Alternatively, if anyone has any tested/advisable techniques for how to get some smoke influence, I would be very interested to hear them.
The reason that works with food is that when you take the lid off the plate (I assume that's how they keep the smoke around the duck) the smoke comes directly into your nose and mouth and you continue to get that flavor while you eat. Sort of a different effect. I think you also have a different situation where you want the smoke to stick around for minutes rather than weeks or months. It's an interesting idea but I think you're get more of a bongwater taste from it.

Why not just steep some smoked grains, give the water a quick boil to sanitize and blend into the beer?
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Old 11-07-2011, 06:34 AM   #5
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Yeah, I think that's another viable option. Maybe I'll give that a shot. Thanks!

EDIT: But does anybody have any other suggestions?

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Old 11-21-2011, 05:41 AM   #6
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Just checking back in. The red ale is bottled now, and tasting great. In case anyone is curious, the oak spiral soaked in smokey scotch did the trick.

I had the spiral immersed in a mix of ardbeg, laphroig and lagavulin (very smoky & peaty scotches), for about a week. Then I put it in the secondary for about 10 days or so, and the beer ended up having a nice toasted oak flavour, and a complex smoke aroma. Definitely on the subtle side, but worth a try!

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Old 11-21-2011, 06:47 PM   #7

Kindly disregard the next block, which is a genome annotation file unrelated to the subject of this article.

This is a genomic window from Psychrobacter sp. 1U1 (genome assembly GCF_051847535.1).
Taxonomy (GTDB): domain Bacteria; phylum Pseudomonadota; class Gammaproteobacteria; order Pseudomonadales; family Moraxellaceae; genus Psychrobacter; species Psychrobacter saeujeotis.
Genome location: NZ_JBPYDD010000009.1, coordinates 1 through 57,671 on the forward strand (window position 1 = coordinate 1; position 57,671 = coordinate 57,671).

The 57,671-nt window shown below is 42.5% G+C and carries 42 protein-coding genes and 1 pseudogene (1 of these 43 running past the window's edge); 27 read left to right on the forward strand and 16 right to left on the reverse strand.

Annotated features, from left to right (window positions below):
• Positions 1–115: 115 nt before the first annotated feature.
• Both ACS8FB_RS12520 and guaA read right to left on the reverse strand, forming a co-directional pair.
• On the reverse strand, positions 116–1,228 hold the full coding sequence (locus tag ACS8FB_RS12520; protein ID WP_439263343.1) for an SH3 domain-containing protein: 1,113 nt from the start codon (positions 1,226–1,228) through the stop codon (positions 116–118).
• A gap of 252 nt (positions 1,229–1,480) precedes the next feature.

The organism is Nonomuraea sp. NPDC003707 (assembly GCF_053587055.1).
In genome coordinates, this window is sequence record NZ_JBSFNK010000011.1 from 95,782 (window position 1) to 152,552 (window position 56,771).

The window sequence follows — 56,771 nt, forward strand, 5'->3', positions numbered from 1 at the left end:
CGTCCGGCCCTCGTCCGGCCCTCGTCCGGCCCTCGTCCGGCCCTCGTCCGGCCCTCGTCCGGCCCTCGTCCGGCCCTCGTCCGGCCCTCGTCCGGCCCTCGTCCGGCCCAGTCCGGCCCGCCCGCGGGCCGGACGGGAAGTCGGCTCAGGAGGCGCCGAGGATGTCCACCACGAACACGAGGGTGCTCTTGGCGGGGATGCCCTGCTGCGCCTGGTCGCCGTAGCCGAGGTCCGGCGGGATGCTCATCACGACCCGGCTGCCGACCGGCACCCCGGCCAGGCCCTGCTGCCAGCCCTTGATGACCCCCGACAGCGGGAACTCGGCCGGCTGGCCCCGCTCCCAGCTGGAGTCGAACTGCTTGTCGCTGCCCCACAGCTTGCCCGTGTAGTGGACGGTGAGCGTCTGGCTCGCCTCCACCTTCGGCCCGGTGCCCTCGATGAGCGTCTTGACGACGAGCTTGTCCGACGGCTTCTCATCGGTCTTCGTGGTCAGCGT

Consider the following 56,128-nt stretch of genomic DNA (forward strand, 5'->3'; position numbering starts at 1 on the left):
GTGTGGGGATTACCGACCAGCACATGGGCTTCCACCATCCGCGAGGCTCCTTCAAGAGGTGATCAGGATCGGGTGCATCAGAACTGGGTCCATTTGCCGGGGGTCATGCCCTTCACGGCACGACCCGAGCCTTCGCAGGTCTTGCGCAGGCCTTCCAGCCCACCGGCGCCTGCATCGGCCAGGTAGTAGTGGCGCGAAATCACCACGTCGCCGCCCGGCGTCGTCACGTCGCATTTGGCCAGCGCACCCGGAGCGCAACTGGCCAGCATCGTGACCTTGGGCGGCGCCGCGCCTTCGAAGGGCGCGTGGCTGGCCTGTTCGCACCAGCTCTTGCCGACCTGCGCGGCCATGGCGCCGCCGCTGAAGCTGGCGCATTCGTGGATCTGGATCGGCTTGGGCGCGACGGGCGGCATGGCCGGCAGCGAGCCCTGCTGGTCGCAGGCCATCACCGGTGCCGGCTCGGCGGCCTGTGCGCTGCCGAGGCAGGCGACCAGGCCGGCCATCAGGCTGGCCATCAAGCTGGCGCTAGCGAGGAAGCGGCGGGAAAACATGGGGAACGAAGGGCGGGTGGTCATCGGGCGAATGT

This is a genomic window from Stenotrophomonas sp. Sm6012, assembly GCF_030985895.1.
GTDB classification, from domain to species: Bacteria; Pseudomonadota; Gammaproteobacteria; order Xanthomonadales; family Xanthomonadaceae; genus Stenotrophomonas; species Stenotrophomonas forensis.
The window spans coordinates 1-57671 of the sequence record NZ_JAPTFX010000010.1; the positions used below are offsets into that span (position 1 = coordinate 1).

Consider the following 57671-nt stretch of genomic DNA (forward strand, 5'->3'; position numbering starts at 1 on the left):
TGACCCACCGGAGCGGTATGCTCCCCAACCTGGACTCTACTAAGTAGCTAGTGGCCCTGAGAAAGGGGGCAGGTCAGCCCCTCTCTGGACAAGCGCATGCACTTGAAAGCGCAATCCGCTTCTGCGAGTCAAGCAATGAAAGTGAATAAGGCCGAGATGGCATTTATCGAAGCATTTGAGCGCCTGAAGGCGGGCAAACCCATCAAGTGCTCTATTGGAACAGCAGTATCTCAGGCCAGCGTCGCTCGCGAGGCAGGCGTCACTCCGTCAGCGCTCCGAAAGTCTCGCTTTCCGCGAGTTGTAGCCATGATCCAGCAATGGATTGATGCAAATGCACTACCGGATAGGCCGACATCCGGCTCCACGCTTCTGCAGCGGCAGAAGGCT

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Liquid Smoke?

Never used it in beer but a couple drops does a lot in a batch of chili.
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Old 11-21-2011, 09:20 PM   #8
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The Apple LS might be fine.. but, I'd probably stay away from the Mesquite.. it has a pretty overwhelming character/taste for many meats. A little goes a LONG way. Maybe 1 teaspoon for 5 G may be a good start for a first.. others may say different. I think it would be worth a try.. Keep us posted.

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Old 11-23-2011, 10:11 PM   #9
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A guy in my brew club ran smoke bubbles from a little setup through wort to "smoke" it. It was called "Bong Water" IIRC. Tasted fairly good and had a nice mellow smoke flavor.

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Old 11-24-2011, 06:23 AM   #10
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Quote:
Originally Posted by Azurecybe View Post
A guy in my brew club ran smoke bubbles from a little setup through wort to "smoke" it. It was called "Bong Water" IIRC. Tasted fairly good and had a nice mellow smoke flavor.
That's good to know. I might fool around with that in future brews. Thanks!